I’m not very good at doing nothing. My ideal holiday involves people, activites, museums, sightseeing and the like. The typical picturesque sit-by-a-beach and relax is torturous. Add waterskiing, sailing, beach cricket, kayaking and you’ve got my attention.
Last week I took three days annual leave and went camping with a group of friends from home. The camping trip is a yearly, if not more, trip from the group of 80% teachers enjoying their holidays. My previous life of vomiting words on to a computer screen during the holiday period is no longer and so they invited me into their fold. By the afternoon of the first day (the morning involved driving, setting up a comfortable campsite and lunch), I was making activity suggestions. Frisbee. Kayaking. Tennis. Anything?! A dear friend sitting across from me in our circle of chairs joked, “Mel, you do know how to do nothing, right?”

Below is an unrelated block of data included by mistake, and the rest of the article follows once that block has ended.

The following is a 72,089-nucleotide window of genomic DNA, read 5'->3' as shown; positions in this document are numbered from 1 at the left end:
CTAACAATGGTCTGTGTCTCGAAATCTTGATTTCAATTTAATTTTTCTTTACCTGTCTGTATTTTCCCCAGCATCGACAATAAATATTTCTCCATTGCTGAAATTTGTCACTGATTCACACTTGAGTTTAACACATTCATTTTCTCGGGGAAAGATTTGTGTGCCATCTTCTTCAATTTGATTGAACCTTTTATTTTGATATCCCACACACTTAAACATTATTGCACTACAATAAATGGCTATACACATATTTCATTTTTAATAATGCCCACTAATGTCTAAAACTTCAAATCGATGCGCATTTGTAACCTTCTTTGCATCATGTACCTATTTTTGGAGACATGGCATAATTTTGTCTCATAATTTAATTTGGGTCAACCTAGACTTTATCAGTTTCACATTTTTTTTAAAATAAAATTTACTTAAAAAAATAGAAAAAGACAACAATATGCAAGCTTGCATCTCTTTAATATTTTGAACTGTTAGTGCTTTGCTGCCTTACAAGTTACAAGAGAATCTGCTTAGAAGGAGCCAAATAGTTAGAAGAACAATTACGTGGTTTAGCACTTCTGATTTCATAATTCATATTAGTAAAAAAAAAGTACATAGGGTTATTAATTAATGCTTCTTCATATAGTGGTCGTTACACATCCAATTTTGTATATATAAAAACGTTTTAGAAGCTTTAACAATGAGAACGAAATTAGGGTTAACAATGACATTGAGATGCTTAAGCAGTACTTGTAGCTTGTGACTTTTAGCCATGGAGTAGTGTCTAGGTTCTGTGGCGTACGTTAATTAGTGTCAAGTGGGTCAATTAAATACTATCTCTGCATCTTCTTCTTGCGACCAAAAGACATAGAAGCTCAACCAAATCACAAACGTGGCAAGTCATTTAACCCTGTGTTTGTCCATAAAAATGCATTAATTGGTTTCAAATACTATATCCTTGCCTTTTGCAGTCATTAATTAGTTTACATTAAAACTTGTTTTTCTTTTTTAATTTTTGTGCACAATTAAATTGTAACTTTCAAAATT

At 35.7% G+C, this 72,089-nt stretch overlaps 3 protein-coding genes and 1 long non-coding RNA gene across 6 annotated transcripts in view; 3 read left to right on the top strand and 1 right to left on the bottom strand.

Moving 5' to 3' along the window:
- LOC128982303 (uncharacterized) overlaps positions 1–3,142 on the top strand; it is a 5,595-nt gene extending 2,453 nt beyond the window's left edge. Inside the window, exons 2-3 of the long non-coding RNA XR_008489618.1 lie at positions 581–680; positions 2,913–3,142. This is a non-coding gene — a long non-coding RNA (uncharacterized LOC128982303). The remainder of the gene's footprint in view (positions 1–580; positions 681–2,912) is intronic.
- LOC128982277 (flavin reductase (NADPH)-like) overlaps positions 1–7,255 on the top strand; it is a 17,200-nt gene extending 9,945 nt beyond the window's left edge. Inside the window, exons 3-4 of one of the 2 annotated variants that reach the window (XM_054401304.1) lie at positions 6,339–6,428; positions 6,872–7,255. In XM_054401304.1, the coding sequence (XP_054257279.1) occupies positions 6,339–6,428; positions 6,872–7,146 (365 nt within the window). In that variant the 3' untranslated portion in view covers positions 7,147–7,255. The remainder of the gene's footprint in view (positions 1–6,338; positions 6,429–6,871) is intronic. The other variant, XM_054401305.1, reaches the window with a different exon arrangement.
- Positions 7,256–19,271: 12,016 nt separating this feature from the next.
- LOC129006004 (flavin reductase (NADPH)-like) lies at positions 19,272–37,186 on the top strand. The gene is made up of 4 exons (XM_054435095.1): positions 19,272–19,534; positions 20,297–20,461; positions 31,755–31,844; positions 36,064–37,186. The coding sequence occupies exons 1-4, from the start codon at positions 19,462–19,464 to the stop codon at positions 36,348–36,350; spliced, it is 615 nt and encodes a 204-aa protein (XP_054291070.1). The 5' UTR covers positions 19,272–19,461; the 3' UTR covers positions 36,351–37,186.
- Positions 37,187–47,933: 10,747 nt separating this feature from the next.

I laughed – it’s what I do when I don’t know what to say.
As the three days ensued, my usual pace of life took a dramatic shift. I become familiar with ‘doing nothing.’
A how-to guide for people who don’t know to stop and do nothing:
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